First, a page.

New kid on the block
But it didn't take long for another station to come out and address the needs of the New Wave-loving lot. 5 months later, an obscure station went on air, playing a continuous stream of music from the 107.5 callsign, with neither DJs nor ad spots.
Days after going on air, the new station introduced itself as DWNU 107, “The Home of New Rock.” Its phone would ring non-stop for 3 hours on end, with calls ranging from song requests to impassioned raves.
“I was part of the team [that] basically set it up and supervised the construction and wiring of the station,” Cris said.
Before MCA Universal, Cris was NU 107’s station manager until its final run in 2010.
Cris is a jolly, portly gentleman with a raucous laughter. He is proud of NU 107’s legacy and still quite wistful over the glory days of rock radio. He has been in the music industry for the past 3 decades. Having spent 17 of those years in NU107, he saw how it grew, carved a niche in the music industry, establishing itself as a formidable resource for everything rock and roll.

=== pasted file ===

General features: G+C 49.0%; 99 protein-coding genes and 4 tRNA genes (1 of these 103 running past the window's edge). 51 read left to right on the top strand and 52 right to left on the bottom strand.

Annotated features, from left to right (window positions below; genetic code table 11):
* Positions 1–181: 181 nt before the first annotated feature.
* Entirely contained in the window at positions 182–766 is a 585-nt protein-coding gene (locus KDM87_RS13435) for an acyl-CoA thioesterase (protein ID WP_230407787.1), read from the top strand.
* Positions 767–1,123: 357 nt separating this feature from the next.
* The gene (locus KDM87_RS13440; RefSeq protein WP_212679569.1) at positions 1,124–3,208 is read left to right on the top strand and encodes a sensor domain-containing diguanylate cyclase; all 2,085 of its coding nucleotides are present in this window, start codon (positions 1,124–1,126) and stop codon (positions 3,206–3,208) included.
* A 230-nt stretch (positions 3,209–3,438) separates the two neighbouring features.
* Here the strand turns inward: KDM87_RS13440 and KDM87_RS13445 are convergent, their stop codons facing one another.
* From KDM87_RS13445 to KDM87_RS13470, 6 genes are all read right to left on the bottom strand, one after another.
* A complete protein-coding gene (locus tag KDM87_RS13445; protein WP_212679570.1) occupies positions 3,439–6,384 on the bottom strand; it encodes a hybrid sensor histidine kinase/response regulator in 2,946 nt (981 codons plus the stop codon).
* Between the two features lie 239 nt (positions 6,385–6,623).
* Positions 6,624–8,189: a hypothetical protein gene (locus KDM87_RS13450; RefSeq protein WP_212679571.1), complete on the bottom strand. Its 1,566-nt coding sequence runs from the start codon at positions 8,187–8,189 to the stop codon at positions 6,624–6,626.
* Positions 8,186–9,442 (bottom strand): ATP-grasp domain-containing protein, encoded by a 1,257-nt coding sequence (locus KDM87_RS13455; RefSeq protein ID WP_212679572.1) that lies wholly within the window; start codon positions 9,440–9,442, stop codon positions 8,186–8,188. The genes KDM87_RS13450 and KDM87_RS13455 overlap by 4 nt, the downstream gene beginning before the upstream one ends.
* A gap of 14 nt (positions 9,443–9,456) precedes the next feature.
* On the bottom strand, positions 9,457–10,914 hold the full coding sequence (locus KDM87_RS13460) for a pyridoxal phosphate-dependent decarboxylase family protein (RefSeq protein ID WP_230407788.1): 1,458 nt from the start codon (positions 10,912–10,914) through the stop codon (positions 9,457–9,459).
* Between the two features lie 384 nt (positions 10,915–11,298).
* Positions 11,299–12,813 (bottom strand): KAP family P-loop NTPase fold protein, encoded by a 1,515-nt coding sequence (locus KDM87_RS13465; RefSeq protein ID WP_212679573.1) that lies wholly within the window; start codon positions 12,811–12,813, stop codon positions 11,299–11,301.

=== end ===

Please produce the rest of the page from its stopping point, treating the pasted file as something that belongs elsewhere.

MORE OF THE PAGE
Screenshot from Youtube
“NU 107 was sort of a catalyst [in the radio scene],” he said. “We were brave enough to go niche programming, [to] get out of radio’s comfort zones, and introduce a whole new programming mix in terms of music and of how the jocks deliver the music on air.”
NU 107 launched the careers of some of the biggest names we now know in OPM. The station boasted of an extensive rock library, from the much-treasured New Wave hits to buck-thrashing rap metal.